Former President Jimmy Carter signed a law more than four decades ago to prohibit mining in the Boundary Waters, a pristine wilderness. With more than 1,000 lakes, it stretches almost 200 miles along the U.S.-Canada border in Minnesota.

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Trump’s USDA Speeds Up Meatpacking Despite Virus Deaths

Reprinted with permission from DCReport

Trump administration officials may have used misleading data to analyze safety so that meatpacking plants could skirt a safety rule regulating their processes. The rule regulates how fast pigs can be slaughtered.

The USDA Office of Inspector General recently released a report expressing concern about faulty data, as COVID-19 cases soar in the meatpacking industry.

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EPA Allows Agribusiness To Keep Using Widely Banned Poison

Reprinted with permission from DCReport

Bayer, the giant German chemical company, has agreed to pay up to $400 million to U.S. farmers whose crops have been damaged by the deadly herbicide dicamba.

The poison is still being used on genetically modified crops until July 31, despite a court order that threw out the Trump EPA approval.

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Trump Appointees Permit Higher Soot Emissions, Increasing Covid-19 Mortality

Reprinted with permission from DCReport.

A new Harvard study has found that long-term exposure to microscopic soot in the air appears to be associated with higher death rates from the coronavirus.

But Trump's EPA has recommended keeping the 2012 standards for microscopic soot that are linked to an estimated 45,000 deaths a year.

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McConnell’s Scheme To Protect Corporations From Covid-19 Liability May Fail

Reprinted with permission from DCReport

The landmark Supreme Court decision that upheld most of the Affordable Care Act could help doom efforts by Trump Republicans to shield companies from COVID-19 lawsuits.

Senate Majority Leader Mitch McConnell (R-Ky.) wants to give companies that reopen during the pandemic immunity from liability. Such a law, which would supersede state liability laws, could run afoul of the Commerce Clause.

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Trump Administration Rigs Market For Big Beef Packers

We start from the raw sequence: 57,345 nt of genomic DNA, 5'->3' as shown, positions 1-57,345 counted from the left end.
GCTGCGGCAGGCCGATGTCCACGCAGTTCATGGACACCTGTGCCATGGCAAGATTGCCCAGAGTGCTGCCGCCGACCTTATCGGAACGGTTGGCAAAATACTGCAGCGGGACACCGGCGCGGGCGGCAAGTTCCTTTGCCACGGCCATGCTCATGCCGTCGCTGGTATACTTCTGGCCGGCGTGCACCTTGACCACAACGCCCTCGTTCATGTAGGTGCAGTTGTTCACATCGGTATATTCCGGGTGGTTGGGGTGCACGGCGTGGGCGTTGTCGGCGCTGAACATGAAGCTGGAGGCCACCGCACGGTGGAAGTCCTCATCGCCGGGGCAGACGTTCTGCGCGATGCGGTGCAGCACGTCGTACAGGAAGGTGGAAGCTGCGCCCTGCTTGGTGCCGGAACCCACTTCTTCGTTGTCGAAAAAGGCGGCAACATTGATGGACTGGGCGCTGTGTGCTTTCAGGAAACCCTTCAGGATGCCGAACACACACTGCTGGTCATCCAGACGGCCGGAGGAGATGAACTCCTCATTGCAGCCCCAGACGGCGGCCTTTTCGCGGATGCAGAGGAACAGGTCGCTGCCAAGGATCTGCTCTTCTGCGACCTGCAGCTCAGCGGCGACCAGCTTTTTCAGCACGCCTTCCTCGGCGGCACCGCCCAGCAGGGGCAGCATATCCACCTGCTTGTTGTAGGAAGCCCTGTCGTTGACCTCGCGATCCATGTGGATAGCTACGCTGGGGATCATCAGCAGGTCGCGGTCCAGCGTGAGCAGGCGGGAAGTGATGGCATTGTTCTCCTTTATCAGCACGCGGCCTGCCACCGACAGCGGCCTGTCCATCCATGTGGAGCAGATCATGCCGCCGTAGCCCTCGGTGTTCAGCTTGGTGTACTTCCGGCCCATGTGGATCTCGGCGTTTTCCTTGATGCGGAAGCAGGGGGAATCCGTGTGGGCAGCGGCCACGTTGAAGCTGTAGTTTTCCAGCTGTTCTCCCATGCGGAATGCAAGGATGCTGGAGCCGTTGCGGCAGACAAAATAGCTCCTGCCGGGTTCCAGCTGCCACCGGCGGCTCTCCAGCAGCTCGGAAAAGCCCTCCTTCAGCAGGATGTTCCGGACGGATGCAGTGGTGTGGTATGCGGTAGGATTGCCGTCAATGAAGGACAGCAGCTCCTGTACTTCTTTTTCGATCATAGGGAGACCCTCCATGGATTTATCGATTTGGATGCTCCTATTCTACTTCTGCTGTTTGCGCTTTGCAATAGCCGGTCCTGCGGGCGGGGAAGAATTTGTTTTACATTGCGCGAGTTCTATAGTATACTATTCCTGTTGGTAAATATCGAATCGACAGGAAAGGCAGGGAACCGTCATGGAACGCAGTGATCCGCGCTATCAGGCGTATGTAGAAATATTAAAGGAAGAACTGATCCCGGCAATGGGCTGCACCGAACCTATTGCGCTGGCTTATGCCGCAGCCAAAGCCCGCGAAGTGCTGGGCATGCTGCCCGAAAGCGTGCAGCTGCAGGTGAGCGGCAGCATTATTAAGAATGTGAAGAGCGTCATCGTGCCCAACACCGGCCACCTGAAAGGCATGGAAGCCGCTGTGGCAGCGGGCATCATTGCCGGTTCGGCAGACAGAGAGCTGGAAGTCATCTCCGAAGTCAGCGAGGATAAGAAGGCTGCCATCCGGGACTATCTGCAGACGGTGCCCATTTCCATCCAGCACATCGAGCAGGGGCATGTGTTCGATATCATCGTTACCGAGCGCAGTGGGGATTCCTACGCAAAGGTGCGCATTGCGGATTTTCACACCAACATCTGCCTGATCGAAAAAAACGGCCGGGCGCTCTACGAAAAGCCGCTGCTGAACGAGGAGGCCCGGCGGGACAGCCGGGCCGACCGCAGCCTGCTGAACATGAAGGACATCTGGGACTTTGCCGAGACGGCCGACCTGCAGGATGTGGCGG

Reprinted with permission from DCReport

Trump's Agriculture Department is turning our nation's cattle ranchers and feedlot operators into modern-day sharecroppers as beef prices soar during the pandemic.

Sen. Deb Fischer (R-NE) asked the Senate Judiciary Antitrust subcommittee to hold a hearing on claims of price manipulation and collusion in the beef meatpacking industry. Fischer pointed to the spike in the index of prices for butchered beef compared with the 30 percent drop in cattle futures after Jan. 24, when the country's first coronavirus case was reported.

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Trump Republicans Care Less About Workers Than Hogs

Reprinted with permission from DCReport.

Donald Trump and Republican legislators behave as if the lives of the immigrants working in meatpacking plants are worth less than the lives of pigs in a slaughterhouse.

Senator Mike Rounds (R-SD), a former GOP governor, asked Trump to intervene to keep meatpacking plants open during the pandemic.

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Nursing Homes Fouled By Lax Regulation And Lobbyist Influence

Reprinted with permission from DCReport

Former Kansas Gov. Mark Parkinson, a Democrat but the CEO of a nursing home industry group, wrote Trump after the 2016 election seeking a "collaborative approach" to regulation, much like the one the Federal Aviation Administration has had with the aircraft industry.

Team Trump acquiesced, rolling back fines and proposing to weaken rules for infection prevention employees. That collaborative approach has failed, much as it did with the FAA , the agency that enabled failures in the design of the Boeing 737 Max.